On my first visit to Finefettle I saw Helen an Osteopath and on my most recent visit I saw Alexandra who is a Physio who I will now continue to do my rehab with. So I've had great advice from two different .....

I've now got to do some strength training in my legs, calfs, glutes, core, you name it I'm doing it. I'm not sure when I'll be able to run again, but when I do hopefully I'll have much better form and be a better runner from the strength work I'm doing away from running.

I've started swimming this week in an attempt to keep my fitness levels. I enjoy swimming, and was going regularly last year but the pool closed for refurbishment and I lost the momentum. It's definitely something I want to keep up even when I'm back running. If only I enjoyed cycling as much as swimming and running then I would be in good stead to have a go at a Triathlon.

My lovely Olympic sized 50m local pool
When I started out running and got my first pair of trainers, like most runners I got checked out by the experts and brought a pair suited to me. I overpronate and have low arches and ever since I've always run in a stability trainer. But from my visit to the Physio this week I've learnt that my arches are now high and I should get my trainers checked out again as maybe I need a more neutral trainer. It may not be the answer but it could be contributing to my Achilles problems. Once again some advice I wouldn't have known unless a visit to the proffesionals.

So I'll keep going with my new found advice and hopefully towards recovery. This week has been the first that I've really missed running, I've been ok upto now and even enjoying a bit of a break. Hopefully the swimming will see me through till I can run again.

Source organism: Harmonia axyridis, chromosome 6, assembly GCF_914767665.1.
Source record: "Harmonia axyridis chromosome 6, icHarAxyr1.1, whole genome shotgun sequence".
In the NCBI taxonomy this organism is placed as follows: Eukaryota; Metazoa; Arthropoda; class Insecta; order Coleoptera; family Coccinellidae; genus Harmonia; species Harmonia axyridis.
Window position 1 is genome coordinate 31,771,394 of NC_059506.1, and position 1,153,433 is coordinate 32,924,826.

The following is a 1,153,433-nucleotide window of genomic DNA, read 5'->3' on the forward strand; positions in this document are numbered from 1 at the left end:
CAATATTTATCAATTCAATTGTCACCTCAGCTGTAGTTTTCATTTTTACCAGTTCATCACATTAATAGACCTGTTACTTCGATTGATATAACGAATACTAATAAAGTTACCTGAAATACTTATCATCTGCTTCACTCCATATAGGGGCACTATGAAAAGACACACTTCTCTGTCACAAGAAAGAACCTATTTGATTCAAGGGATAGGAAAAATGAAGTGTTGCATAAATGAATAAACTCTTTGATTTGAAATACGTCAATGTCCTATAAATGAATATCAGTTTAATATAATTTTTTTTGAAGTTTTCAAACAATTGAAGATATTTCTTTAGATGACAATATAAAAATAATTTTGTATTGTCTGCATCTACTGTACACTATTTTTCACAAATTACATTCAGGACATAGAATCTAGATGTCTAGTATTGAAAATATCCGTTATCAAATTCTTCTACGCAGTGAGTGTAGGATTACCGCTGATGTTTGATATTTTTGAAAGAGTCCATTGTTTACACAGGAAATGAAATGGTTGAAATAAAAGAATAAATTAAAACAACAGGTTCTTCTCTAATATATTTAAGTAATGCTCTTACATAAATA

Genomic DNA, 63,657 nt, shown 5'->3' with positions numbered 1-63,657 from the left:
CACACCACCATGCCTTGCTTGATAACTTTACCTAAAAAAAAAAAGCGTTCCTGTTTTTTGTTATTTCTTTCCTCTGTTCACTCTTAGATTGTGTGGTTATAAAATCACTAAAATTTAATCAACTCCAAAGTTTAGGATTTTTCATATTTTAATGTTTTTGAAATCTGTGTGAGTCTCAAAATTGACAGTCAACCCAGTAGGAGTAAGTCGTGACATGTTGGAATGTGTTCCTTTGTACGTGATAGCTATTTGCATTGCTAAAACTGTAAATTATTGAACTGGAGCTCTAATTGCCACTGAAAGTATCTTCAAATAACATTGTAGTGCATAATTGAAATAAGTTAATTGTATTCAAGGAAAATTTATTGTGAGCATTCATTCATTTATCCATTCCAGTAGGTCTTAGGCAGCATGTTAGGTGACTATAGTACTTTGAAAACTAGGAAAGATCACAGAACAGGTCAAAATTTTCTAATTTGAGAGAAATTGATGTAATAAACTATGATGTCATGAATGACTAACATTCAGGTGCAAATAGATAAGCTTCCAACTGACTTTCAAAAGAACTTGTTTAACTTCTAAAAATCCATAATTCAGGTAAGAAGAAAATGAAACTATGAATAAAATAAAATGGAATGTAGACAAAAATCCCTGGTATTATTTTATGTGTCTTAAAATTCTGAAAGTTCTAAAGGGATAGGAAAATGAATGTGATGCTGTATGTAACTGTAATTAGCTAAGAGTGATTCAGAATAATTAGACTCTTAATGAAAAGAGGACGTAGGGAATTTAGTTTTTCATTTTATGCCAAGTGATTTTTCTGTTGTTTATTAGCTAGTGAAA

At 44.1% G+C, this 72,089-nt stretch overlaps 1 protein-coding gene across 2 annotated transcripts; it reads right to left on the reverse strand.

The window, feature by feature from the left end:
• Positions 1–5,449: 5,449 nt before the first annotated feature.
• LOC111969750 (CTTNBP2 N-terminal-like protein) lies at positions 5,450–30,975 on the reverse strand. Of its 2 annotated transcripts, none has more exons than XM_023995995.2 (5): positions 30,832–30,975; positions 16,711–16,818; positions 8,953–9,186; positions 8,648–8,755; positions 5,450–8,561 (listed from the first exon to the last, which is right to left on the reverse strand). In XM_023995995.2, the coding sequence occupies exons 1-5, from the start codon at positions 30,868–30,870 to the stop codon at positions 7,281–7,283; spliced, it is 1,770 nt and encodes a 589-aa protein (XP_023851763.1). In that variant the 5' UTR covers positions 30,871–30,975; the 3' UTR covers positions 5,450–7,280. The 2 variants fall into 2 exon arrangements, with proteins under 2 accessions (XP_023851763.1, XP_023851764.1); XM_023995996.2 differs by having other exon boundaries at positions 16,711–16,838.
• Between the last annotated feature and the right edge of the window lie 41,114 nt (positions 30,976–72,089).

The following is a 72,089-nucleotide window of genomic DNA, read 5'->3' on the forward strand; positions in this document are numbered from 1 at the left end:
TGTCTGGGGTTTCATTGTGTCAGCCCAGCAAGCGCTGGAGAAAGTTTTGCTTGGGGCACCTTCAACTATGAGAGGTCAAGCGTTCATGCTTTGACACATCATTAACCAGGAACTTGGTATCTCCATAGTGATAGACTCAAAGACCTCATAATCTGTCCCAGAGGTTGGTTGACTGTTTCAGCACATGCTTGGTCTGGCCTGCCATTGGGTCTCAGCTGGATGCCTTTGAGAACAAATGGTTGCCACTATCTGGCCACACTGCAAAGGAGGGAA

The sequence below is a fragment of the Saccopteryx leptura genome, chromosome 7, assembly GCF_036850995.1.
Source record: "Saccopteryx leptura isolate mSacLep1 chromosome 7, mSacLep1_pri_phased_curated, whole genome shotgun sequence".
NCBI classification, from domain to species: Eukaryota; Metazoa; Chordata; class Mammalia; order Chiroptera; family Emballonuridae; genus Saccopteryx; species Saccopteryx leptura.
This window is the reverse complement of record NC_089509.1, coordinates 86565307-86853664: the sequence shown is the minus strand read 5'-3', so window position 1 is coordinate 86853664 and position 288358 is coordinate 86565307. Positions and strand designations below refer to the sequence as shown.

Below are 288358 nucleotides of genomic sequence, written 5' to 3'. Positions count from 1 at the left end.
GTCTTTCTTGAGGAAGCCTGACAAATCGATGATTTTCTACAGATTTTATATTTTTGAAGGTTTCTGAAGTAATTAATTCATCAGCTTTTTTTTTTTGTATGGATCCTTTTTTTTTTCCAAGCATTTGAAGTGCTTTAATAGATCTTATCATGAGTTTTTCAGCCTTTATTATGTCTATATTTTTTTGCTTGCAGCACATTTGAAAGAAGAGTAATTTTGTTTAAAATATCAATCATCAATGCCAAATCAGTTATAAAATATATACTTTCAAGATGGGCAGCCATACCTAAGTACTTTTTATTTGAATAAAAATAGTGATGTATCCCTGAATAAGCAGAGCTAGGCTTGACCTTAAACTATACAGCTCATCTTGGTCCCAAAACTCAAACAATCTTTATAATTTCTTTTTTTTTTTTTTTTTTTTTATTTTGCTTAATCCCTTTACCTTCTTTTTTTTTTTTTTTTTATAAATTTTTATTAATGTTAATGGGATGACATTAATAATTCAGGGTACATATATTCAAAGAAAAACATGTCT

Friday, 1 August 2014

Nike Lunarglide 6

The Lunarglide range was one of the first new revolutionary lightweight trainers and has been a favourite of mine for a long time. I started out with the +2, then onto the +3 and +4, skipped the version 5 and am now happy to be back reviewing it's 6th reincarnation.

It makes you wonder how a stability shoe can be so light but Nike have done it again, in fact they've made the new version 30% lighter than it's predecessor! Now weighing in at just 272 grams.

One of the Lunarglide's strong points is how well it holds the foot particularly in the heel. 

The heel clip has been updated to give extra support which works well. The trainer generally feels quite snug but comfortable. 

The flywire technology integrates with the seamless breathable upper to give a glove like snug fit but not restrictive and extremely comfortable and airy.

Stability trainers in the past always relied on a medial post on the inner side of the outsole to stop the foot rolling. This in some shoes was quite noticeable and in some uncomfortable, the Lunarglide's support comes from opposing wedges of foam of different densities which gives the stability without the fore mentioned problems.

The outsole design has been much improved and is one of the best new features. The design map under foot is made up of individual contour maps that flex independently making the shoe very responsive and give a more natural movement to the foot.

Overall this is a big update and a worthwhile one.

I would highly recommend this shoe to the overpronating runner, it can be used for long distances or for more faster shorter distances as the trainer is so light.

Cushioning - 10 out of 10, Very supportive trainer
Comfort - 9 out of 10, Extreme comfort below foot
Flexibility - 10 out of 10, Amazing for a stability trainer
Responsiveness - 9.5 out of 10, Very good due to the new outsole design

Overall 38.5 out of 40

The Nike Lunarglide +6 can be purchased from JD sports at £95

Wednesday, 30 July 2014

Here we go again!

So once again I find myself on the long winding road to recovery. 18 months ago a fractured ankle, and now Achilles problems. Its been a frustrating couple of years. It's not as though its my livelihood, I'm no athlete, all I want to do is run for enjoyment!

I decided I needed to get professional help, you can read plenty on the internet and although it can sometimes be helpful, its not specific to oneself and you could be causing yourself more problems.